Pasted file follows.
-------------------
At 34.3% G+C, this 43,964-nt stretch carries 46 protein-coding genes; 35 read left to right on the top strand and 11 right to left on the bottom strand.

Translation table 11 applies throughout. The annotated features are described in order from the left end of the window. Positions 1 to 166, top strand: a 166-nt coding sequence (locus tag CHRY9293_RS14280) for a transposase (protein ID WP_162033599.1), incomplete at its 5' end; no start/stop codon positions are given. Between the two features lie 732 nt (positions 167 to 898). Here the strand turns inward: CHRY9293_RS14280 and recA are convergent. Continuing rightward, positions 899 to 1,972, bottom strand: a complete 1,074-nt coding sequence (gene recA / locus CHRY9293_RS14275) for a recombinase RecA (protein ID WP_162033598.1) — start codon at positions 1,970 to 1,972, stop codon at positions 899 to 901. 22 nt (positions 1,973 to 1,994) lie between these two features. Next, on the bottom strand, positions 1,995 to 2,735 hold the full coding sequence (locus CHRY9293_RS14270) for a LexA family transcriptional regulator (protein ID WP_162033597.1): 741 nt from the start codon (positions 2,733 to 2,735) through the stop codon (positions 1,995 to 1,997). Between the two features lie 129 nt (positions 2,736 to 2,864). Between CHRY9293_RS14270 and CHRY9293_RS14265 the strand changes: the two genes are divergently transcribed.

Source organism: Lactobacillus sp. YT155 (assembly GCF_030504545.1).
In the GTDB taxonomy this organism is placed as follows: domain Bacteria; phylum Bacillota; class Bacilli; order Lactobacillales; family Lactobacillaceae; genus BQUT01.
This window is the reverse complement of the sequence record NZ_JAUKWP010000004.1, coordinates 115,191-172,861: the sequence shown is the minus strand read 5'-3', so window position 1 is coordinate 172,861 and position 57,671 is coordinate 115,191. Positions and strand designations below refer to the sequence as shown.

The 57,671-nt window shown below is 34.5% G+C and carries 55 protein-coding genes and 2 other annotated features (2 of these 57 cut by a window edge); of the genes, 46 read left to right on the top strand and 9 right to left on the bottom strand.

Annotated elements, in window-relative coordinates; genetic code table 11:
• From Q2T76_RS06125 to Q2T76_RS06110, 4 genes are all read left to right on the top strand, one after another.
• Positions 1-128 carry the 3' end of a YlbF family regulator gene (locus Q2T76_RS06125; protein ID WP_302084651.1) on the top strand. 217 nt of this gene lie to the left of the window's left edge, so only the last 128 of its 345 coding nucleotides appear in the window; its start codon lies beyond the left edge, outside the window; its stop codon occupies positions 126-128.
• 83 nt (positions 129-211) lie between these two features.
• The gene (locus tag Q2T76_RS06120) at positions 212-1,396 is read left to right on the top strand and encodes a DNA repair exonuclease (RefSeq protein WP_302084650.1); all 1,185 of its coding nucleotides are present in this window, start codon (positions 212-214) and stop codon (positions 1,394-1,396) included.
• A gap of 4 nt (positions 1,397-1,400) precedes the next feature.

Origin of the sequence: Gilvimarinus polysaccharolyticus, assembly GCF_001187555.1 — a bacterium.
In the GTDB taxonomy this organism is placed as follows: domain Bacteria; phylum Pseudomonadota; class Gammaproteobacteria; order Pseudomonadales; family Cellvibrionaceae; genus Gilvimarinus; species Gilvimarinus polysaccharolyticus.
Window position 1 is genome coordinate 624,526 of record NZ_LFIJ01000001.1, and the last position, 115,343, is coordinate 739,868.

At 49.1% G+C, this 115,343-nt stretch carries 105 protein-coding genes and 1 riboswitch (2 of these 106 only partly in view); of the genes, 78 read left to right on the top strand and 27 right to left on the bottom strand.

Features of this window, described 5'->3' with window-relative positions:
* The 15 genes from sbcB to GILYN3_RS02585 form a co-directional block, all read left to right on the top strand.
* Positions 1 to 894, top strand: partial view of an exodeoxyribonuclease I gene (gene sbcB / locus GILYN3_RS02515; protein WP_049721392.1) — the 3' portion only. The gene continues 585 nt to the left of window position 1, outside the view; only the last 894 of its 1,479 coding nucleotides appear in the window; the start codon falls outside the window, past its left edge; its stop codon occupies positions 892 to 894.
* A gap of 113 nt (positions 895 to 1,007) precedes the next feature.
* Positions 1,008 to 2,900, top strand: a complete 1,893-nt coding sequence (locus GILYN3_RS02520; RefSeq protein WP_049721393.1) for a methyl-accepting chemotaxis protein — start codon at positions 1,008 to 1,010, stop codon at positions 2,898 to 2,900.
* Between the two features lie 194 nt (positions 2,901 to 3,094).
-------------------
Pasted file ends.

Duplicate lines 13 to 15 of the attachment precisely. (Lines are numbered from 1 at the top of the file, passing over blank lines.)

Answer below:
Origin of the sequence: Gilvimarinus polysaccharolyticus, assembly GCF_001187555.1 — a bacterium.
In the GTDB taxonomy this organism is placed as follows: domain Bacteria; phylum Pseudomonadota; class Gammaproteobacteria; order Pseudomonadales; family Cellvibrionaceae; genus Gilvimarinus; species Gilvimarinus polysaccharolyticus.
Window position 1 is genome coordinate 624,526 of record NZ_LFIJ01000001.1, and the last position, 115,343, is coordinate 739,868.